Now we officially move to the National League side of things. The National League East will be the first NL division we dissect as we continue to look at prospects who will be partaking in spring training. This division may end up being the most competitive in baseball, as three teams could legitimately win the crown and possibly represent the NL in the World Series. Then there are the Marlins and Nationals, but we are here to look at the prospects of all five teams invited to spring training and look at them through a fantasy lens.
I will note (*) which players are on the 40-man roster, because being on the 40-man roster means they have an easier route to being on the active roster (from the team’s perspective). Any prospect not on the 40-man roster is a non-roster invitee.
Jared Shuster – LHP
The Atlanta Braves decided not to invite any of their prospects to spring training outside of Shuster. This is rather lame, but the Braves have either traded all their prospects or they have graduated out of prospect status.
Shuster looks to be in line to be one of the depth starters for Atlanta, and in your deepest of deep leagues, there is some value to that. In your deep leagues, he’s a streaming option against good matchups, so the Marlins and Nats in this division. There is more value here in daily lineup leagues, but in weekly leagues, you can map things out with a bit more effort.
New York Mets
Kodai Senga – RHP*, Francisco Álvarez – C*, Brett Baty – 3B*, Mark Vientos – 3B*, Ronny Mauricio – SS*, Kevin Parada – C, Alex Ramirez – OF
Senga is going to be a really damn good pitcher. He has everything we want in the fantasy game: he should get strikeouts, will keep the command under control, and will get the run support we all crave. We just wish peak deGrom got this kind of run support. Senga is even getting love from the redraft community, according to the NFBC ADP Data (I set the start date for this for January 1st), with a minimum pick of 139 and a max pick of 231. At even his minimum pick, count me in.
I expect a lot of the above from Francisco Álvarez; he’s going to be a star in the Big Apple. All we need is for him to catch enough to maintain eligibility at that position because, as we know, catching can be a wasteland in the fantasy game. I am excited for some Álvarez bombs down in Florida, and hopefully he gets a shot to break camp with the team. He’s got 30-homer upside as long as the wear and tear associated with catching doesn’t ding him too much.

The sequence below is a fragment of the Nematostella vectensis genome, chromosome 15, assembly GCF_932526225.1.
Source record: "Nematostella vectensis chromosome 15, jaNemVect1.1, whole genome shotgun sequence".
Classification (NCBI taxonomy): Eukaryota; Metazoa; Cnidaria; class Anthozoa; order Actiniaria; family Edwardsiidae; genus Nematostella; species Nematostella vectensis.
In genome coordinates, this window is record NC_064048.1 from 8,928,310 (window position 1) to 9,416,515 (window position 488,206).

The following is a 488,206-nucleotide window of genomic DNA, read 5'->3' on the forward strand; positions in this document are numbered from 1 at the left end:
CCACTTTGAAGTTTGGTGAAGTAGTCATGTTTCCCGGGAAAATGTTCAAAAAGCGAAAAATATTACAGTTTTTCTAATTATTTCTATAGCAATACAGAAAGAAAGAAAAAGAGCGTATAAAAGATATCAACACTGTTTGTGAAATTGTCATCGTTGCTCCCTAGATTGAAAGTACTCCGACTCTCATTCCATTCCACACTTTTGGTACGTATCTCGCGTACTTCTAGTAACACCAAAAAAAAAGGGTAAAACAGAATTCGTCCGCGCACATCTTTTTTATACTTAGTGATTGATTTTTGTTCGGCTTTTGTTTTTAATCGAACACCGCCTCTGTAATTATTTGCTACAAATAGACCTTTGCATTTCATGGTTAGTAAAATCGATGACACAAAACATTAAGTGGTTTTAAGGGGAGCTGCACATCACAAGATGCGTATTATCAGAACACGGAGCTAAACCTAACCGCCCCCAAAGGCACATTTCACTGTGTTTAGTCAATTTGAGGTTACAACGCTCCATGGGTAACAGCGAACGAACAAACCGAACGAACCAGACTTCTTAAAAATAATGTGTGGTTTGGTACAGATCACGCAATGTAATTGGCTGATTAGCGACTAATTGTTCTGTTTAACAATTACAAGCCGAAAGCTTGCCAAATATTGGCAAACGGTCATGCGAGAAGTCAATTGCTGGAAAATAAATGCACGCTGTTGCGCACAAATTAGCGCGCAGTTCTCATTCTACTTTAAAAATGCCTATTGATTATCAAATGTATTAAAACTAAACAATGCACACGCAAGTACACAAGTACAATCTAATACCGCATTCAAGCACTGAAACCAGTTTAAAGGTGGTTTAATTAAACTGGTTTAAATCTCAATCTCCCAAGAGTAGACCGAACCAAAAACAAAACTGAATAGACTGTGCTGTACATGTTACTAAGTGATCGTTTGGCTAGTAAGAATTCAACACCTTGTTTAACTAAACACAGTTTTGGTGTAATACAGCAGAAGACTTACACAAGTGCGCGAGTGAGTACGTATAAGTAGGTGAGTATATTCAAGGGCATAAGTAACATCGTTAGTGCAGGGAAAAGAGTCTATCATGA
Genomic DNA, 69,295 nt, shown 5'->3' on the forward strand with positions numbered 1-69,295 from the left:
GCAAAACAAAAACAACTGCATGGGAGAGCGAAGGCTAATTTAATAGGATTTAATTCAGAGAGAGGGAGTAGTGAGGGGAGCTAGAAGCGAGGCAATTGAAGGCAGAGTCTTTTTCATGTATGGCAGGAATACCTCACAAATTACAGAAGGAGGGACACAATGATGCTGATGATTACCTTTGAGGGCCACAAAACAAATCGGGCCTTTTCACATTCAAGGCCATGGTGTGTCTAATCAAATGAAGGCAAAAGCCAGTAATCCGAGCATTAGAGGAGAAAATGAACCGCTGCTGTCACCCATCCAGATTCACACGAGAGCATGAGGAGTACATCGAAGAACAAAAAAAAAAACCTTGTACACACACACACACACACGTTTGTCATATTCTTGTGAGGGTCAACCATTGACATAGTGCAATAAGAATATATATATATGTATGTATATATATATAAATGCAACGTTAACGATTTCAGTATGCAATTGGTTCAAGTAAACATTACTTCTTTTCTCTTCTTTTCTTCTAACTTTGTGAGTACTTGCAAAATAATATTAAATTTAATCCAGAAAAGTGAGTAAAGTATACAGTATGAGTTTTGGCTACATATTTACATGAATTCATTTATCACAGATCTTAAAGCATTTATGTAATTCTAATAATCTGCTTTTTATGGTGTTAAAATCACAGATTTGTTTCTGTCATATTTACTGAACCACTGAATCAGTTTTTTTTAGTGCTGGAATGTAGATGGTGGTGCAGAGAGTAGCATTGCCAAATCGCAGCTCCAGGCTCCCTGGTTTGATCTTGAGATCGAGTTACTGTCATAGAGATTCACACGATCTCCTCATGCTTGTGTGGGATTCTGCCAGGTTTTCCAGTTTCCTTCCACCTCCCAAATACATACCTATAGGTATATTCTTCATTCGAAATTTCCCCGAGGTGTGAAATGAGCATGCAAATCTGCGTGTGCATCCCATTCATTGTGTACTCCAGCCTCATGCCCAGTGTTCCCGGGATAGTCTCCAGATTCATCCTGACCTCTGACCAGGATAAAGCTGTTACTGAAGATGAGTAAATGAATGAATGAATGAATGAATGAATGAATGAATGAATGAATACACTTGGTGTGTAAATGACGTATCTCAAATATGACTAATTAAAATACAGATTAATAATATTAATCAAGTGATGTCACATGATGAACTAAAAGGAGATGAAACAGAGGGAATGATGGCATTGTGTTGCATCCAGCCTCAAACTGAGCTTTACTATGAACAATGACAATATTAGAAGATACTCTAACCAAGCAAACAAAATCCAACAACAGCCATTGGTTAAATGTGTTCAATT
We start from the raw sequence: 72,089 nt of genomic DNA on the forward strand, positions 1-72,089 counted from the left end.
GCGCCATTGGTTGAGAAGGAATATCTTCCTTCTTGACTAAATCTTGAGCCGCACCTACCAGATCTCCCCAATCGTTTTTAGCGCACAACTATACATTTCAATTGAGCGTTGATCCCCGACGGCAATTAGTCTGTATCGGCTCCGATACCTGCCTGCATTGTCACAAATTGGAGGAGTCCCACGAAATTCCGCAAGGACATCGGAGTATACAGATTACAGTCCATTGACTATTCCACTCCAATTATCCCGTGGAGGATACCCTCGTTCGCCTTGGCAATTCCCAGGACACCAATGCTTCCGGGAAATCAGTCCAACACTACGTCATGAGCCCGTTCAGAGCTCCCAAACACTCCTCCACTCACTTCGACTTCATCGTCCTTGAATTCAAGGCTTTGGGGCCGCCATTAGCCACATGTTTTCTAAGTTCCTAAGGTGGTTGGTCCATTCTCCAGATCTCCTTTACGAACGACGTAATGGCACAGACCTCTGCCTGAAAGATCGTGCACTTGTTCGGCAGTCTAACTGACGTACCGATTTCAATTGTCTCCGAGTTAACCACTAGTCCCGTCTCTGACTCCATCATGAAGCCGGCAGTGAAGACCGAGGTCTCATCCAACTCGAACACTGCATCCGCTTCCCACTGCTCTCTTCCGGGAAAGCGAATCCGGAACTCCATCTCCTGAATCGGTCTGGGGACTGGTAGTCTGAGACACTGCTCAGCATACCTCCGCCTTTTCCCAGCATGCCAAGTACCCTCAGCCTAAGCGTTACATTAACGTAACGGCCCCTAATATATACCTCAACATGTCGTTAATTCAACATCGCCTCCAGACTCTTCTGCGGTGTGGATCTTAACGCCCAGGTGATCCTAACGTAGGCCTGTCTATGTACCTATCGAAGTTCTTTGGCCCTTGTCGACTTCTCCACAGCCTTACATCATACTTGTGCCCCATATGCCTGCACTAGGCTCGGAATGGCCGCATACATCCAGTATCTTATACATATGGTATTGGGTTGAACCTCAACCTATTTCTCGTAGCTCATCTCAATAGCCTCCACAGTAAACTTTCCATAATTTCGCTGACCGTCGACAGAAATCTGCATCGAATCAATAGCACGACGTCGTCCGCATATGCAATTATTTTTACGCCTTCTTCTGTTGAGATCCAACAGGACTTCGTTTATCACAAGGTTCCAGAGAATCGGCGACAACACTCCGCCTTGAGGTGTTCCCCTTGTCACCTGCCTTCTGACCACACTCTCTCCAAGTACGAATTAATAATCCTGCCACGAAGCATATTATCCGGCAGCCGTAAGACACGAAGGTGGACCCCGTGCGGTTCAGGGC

Brett Baty looks to be the Mets’ third-baseman of the future. He should help in what is a rough area in fantasy baseball. He could also hit 30 homers, but I think he is closer to a 22-25 homer bat, who on any other team hits towards the middle of the lineup. Vientos is better in terms of OBP because of his propensity to draw a walk, which offsets his contact issues. Vientos is a more appealing fantasy asset on any other team.
Ronny Mauricio is still around, but I don’t know how much fantasy value he has at this point. The idea of Mauricio is nicer than the player he actually is. I have serious concerns about his ability to hit, and in the fantasy game that is all that matters.
Kevin Parada was a top-15 prospect in my FYPD ranks despite being a catcher. Parada hit 26 homers during his draft year at Georgia Tech, which shows you his power. This is a perennial 30-homer bat if it all comes together. Alex Ramirez has crazy pop as well and could very well hit a homer here or there in spring training. If that happens, his stock could soar. He should already be viewed as a top-100 fantasy prospect, but a couple of meaningless spring training homers could cause that to soar.
Johan Rojas – OF*, Mick Abel – RHP, Griff McGarry – RHP, Andrew Painter – RHP
So the city of Philadelphia has lost two finals in less than a year (I don’t count the MLS and neither should you), but maybe some of these Phillies prospects will help them win one? Rojas is a prospect we won’t see this season unless something crazy happens. He’s a speed-first profile with some pop, and the hype has died down a bit since the days people were shoving him up their prospect rankings; we love a good post-hype sleeper.
Then there is Andrew Painter, who has a non-zero percent shot at making the Phillies out of camp, or at least that’s how things are feeling. Painter is an absolute dude, he has all the makings of a fantasy ace with elite pitches and good command. Ultimately for us in the fantasy realm, it will come down to whether he can put up an ace’s workload and be healthy. He’s going to be fun to watch in spring training, and given the Phillies are trying to win, he may get the fifth starter job out of camp.